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Do the file input functions in standard C, like fgetc(), fgets() or fscanf(), have any problems with NUL ('\0') characters or treat them differently than other characters?

I was going to ask if I can use fgets() to read a line that may contain NUL characters, but I just realized that since that function NUL-terminates the input and doesn't return the length in any other way, it's worthless for that use anyway.

Can i use fgetc()/getc()/getchar() instead?

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Reading text files that contain NUL characters invokes GIGO. Garbage in, garbage out. –  Hans Passant Oct 13 '12 at 23:06
Notice that the return type of the character ones (int) spans a bigger range than the values available to return (a byte). There is a reason for that... –  dmckee Oct 13 '12 at 23:06

3 Answers 3

up vote 2 down vote accepted

If what you're reading is actually text, then you're in somewhat of an awkward situation. fgets will read NULs just fine, store them in the buffer, and soldier on. Problem is, though, you've just read in what is no longer an NTBS (NUL-terminated byte string) as the C library typically expects, so most functions that expect a string will ignore everything after the first NUL. And you really don't have a reliable way to get the length, since fgets doesn't return it to you and strlen expects a C string. (You could conceivably zero out the buffer each time and look for the last non-NUL char in order to get the length, but for short strings in big buffers, that's kinda ugly.)

If you're dealing with binary, things are a lot simpler. You just fread and fwrite the data, and all's well. But if you want text with NULs in it, you're probably going to end up needing your own read-a-line function that returns the length.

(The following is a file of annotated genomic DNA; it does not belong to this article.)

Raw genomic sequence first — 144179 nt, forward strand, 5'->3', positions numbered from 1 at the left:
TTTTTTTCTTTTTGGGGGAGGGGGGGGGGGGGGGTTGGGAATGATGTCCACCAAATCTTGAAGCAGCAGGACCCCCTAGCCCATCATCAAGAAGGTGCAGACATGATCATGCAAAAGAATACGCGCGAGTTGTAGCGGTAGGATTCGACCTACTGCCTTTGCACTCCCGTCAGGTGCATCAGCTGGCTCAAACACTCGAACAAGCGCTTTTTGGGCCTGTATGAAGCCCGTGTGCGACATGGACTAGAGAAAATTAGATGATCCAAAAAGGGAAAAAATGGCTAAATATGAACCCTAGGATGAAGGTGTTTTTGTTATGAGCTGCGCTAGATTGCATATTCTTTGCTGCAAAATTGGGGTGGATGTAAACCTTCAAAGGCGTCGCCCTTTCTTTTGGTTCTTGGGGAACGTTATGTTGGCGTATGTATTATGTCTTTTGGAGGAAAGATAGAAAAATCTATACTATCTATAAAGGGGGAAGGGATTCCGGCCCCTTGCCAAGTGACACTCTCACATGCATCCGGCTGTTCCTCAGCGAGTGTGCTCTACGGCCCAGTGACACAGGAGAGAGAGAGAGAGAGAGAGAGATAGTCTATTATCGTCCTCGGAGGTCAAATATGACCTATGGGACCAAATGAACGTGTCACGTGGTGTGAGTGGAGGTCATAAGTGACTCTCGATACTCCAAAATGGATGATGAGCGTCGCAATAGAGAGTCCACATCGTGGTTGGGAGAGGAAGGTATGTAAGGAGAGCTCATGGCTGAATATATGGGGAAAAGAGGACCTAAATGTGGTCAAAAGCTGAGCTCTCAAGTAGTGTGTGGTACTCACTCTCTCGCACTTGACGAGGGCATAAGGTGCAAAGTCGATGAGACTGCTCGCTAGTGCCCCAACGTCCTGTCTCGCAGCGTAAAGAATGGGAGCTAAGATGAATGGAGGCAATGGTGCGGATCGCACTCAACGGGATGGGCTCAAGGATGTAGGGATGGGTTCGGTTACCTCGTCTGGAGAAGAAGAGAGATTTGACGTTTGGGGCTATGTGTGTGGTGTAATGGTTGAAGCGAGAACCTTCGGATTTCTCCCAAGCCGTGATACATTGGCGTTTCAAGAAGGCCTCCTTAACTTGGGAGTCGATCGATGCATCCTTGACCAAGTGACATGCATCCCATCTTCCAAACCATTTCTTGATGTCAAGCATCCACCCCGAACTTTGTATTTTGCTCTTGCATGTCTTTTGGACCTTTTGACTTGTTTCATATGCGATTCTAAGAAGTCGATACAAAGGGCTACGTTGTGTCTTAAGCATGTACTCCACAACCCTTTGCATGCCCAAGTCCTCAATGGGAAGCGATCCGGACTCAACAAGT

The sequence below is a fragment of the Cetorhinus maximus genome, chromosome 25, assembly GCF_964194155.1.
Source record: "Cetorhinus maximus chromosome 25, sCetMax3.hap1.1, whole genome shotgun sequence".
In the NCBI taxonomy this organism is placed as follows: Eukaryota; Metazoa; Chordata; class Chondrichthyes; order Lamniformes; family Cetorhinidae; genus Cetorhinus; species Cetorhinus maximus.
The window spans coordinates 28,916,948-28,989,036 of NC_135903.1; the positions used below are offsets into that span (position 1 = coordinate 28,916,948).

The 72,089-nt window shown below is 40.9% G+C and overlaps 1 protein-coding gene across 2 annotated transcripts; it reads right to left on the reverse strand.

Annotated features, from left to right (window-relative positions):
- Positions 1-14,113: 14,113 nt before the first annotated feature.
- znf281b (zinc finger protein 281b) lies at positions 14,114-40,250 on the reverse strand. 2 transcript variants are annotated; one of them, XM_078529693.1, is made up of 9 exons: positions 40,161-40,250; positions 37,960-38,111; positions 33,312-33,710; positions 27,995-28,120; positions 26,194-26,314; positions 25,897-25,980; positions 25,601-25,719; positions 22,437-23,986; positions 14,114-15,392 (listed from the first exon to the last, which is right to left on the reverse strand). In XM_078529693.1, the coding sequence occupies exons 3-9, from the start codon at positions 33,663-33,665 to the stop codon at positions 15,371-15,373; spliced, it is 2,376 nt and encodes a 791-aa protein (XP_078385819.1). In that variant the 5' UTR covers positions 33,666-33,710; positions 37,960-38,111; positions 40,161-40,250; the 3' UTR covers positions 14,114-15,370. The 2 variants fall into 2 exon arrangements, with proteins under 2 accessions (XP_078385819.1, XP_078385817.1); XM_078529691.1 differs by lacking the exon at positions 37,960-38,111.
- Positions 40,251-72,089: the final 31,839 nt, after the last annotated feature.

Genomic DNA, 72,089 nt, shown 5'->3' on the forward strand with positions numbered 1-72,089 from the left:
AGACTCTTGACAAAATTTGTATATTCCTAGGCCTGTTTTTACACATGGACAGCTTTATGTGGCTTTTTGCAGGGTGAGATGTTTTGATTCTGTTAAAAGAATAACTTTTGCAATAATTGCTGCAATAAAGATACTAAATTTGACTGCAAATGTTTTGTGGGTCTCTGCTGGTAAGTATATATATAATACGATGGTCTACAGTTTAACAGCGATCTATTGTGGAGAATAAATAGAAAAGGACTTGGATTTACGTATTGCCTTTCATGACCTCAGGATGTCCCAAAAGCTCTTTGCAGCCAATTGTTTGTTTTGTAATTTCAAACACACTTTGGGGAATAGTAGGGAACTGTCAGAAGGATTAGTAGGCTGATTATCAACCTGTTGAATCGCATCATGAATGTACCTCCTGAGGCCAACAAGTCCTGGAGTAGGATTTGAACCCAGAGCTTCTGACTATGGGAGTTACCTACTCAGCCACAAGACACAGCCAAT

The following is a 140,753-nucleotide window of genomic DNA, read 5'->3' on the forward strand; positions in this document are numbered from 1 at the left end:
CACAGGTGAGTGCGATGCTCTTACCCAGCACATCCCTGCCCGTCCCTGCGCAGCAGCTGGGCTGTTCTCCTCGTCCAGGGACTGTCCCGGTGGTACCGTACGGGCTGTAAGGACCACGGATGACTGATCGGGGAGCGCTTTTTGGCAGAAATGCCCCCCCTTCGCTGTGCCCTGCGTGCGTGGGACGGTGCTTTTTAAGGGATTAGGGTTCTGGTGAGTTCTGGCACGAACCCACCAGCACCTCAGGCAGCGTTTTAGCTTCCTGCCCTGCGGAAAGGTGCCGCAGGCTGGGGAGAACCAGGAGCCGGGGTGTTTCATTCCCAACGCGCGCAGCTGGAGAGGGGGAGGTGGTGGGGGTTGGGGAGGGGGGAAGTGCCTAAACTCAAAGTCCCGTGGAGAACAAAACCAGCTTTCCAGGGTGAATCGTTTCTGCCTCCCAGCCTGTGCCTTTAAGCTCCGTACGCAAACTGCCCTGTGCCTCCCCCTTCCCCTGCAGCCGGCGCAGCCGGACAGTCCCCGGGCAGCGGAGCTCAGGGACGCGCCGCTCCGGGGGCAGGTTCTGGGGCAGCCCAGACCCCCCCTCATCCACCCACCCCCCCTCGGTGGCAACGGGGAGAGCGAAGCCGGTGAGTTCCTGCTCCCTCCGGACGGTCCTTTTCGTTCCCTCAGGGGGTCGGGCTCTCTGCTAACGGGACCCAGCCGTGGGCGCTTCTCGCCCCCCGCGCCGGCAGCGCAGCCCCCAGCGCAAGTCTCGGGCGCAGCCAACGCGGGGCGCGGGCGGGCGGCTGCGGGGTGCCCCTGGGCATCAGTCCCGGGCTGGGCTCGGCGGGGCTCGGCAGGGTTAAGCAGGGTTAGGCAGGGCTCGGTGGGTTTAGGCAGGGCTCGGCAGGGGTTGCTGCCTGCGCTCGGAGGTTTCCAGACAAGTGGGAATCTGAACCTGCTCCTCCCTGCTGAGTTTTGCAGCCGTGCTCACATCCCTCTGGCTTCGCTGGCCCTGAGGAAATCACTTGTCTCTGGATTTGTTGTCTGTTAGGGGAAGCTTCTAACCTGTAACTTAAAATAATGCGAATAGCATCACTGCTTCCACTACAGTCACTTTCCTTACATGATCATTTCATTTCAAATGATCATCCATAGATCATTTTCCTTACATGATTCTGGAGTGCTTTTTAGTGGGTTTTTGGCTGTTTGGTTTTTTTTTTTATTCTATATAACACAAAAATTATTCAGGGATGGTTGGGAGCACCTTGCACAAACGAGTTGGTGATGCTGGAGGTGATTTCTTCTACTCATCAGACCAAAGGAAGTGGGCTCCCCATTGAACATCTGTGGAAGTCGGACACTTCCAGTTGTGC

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If you open the file in "TEXT" mode, then you cannot read the file beyond the NULL character. However binary files can be open()ed, read() and close()d. Look up these functions and binary i/o.

Also, EOF character is set as the NULL character in a TEXT file. You can however query using fstat the size of the binary file, and read the binary data(which may include NULL character)

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"Binary" and "text" modes, AFAIK, differ in exactly one way: the system can automatically convert newlines. It's possible (but insane) to have a NUL in a text file, and read it and everything, on every platform i've used...but you start having issues if you're trying to treat what you read as a NUL-terminated string rather than explicitly and always specifying a length. –  cHao Oct 13 '12 at 23:17
all I am saying is to open it with "rb". fopen("filename.bin","rb"); :) –  Aniket Oct 13 '12 at 23:19
Thing is, though, if you're reading with fgets, the file is apparently text. Screwy text to be sure, if it includes NULs, but text nonetheless. Switching to binary mode is semantically incorrect if it's actually a text file. –  cHao Oct 13 '12 at 23:24
Also, switching to binary mode won't fix any problems with fgets. You'd have to use fread, which ignores newlines, or fgetc one char at a time. –  cHao Oct 14 '12 at 0:01
@cHao you're right. He can't use fgets() fread() is the way to go. Which is why i suggested open(), read() and close(). fread() fopen() and fclose() are its close cousins(and standard) –  Aniket Oct 14 '12 at 0:02

No, the input functions do not treat NUL differently than other characters. Since any which return an unknown number of characters use NUL termination, though, the easiest thing to do is to write your own, such as this:

ssize_t myfgets(char *buffer, size_t buffSize, FILE *file) {
    ssize_t count = 0;
    int character;
    while(count < buffSize && (character = getc(file)) != EOF) {
        buffer[count] = character;
        if(character == '\n') break;
    if(count == 0 && character == EOF) return EOF;
    return count;

This function is like fgets, except that it returns the number of characters read and does not NUL terminate the string. If you want the string to be NUL-terminated, change the first condition in the while loop to count < buffSize-1 and add buffer[count] = '\0'; just after the loop.

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